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House price inflation across the 20 city composite index was 10% in the year to February, down from a high of 11.9% six months ago. The average rate of growth in UK cities is higher than the UK as a whole where house price growth has slowed to 7.5% over the same period (figure 1). The 20 cities composite index covers markets that contain 35% of UK housing by volume and 43% by value.
At a city level the annual rate of growth ranges from 3.7% in Newcastle to 12.9% in London (figure 2). The main trend is a continued slowdown in growth in the higher value cities while price growth continues to pick up momentum in regional cities.
We expect house price growth in regional cities to continue to recover as market activity increases on improved economic conditions and low mortgage rates. Figure 3 shows the spread in the profile of recovery in residential values in selected cities since 2007. In the last quarter the highest growth rates have been registered in Glasgow and Liverpool where average values are still 13% and 15% below peak.
The pre-cursor to house price growth is rising demand and growth in transaction volumes. In the last 12 months all cities outside the south east of England have registered a 15% to 35% uplift in the volume of housing sales when compared to the average over the previous 5 years. In contrast, sales volumes in the high growth cities are starting to level off while, looking at 2014 in isolation, sales volumes have fallen as demand weakens on stretched affordability.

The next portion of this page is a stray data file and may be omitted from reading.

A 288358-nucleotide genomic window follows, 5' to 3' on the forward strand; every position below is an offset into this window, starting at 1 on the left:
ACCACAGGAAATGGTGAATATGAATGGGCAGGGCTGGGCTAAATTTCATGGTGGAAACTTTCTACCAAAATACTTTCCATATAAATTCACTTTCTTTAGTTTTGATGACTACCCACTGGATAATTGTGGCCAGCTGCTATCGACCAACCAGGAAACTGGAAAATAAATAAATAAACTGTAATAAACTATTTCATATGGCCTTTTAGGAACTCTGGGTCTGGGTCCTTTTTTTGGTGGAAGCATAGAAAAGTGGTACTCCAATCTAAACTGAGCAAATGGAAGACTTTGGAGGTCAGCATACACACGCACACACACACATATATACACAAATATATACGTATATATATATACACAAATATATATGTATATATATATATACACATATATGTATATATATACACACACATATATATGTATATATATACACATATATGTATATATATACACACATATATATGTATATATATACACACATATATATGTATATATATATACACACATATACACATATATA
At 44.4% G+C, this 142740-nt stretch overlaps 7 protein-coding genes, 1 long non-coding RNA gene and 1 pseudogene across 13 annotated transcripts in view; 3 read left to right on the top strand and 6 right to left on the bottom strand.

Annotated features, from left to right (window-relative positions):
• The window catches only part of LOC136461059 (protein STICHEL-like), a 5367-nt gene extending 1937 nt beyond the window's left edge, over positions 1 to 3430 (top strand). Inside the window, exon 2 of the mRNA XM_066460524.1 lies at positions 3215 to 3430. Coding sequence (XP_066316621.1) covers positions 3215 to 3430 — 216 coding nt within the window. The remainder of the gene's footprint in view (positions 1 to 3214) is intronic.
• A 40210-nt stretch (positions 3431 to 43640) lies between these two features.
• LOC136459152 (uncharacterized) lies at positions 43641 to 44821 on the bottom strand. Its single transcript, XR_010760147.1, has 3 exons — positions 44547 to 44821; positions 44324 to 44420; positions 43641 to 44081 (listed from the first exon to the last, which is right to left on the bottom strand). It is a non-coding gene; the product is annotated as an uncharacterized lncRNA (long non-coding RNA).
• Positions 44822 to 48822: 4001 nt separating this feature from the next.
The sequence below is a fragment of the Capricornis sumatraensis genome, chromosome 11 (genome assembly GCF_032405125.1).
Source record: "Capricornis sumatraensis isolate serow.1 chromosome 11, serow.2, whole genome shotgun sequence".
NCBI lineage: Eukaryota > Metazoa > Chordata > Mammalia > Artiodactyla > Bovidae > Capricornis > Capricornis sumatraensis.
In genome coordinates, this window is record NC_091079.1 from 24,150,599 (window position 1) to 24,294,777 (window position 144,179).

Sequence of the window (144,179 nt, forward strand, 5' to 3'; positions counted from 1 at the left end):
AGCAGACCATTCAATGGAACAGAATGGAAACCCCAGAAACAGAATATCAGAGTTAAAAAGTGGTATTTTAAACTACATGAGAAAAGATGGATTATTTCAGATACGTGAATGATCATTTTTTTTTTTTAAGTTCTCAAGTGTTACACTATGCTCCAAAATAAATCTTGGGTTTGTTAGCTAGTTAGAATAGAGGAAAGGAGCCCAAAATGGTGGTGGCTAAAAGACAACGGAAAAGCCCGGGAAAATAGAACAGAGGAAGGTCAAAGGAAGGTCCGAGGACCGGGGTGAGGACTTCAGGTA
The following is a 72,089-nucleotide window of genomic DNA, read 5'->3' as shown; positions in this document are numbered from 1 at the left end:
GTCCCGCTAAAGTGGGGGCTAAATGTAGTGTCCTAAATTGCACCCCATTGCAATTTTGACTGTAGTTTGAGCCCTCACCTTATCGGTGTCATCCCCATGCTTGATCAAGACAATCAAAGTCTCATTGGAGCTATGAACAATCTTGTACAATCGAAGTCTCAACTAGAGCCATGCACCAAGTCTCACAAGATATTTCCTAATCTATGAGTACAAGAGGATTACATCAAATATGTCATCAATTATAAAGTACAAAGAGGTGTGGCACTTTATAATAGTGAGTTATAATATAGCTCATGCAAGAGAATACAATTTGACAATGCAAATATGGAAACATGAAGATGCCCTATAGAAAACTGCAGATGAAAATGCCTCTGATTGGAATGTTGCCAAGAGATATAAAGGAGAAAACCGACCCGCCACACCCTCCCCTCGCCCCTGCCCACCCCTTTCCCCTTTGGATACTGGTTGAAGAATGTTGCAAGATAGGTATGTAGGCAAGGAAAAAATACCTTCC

In order to illustrate the recent growth in housing sales figure 4 compares the level of housing transactions in 2014 against their 5 year average and house prices relative to their peak. The size of each bubble indicates the average price in the city. The strongest growth in sales volumes has been in Belfast +35%, Leeds +23%, Portsmouth +23% and Liverpool +22%.
The high value, high growth cities, where prices are more than 25% above their 2007 peak, are registering slower growth in transaction volumes. Oxford, Aberdeen and Cambridge all registering growth of just 5% compared to the 5 year average.
All the high growth cities recorded a year on year fall in sales volumes in 2014 - Cambridge -13%, Aberdeen -7%, Oxford -1.6% and London -1%.